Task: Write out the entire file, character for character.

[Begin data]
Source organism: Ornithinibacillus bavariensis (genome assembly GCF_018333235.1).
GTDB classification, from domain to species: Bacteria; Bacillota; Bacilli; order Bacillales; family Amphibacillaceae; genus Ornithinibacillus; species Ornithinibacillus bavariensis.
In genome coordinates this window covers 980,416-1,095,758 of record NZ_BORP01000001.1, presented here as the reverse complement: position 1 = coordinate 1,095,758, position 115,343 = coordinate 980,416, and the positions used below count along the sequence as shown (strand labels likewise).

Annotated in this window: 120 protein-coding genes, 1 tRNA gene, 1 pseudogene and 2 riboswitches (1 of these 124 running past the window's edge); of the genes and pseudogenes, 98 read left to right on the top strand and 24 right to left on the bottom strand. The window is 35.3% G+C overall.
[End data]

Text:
Source organism: Ornithinibacillus bavariensis (genome assembly GCF_018333235.1).
GTDB classification, from domain to species: Bacteria; Bacillota; Bacilli; order Bacillales; family Amphibacillaceae; genus Ornithinibacillus; species Ornithinibacillus bavariensis.
In genome coordinates this window covers 980,416-1,095,758 of record NZ_BORP01000001.1, presented here as the reverse complement: position 1 = coordinate 1,095,758, position 115,343 = coordinate 980,416, and the positions used below count along the sequence as shown (strand labels likewise).

Annotated in this window: 120 protein-coding genes, 1 tRNA gene, 1 pseudogene and 2 riboswitches (1 of these 124 running past the window's edge); of the genes and pseudogenes, 98 read left to right on the top strand and 24 right to left on the bottom strand. The window is 35.3% G+C overall.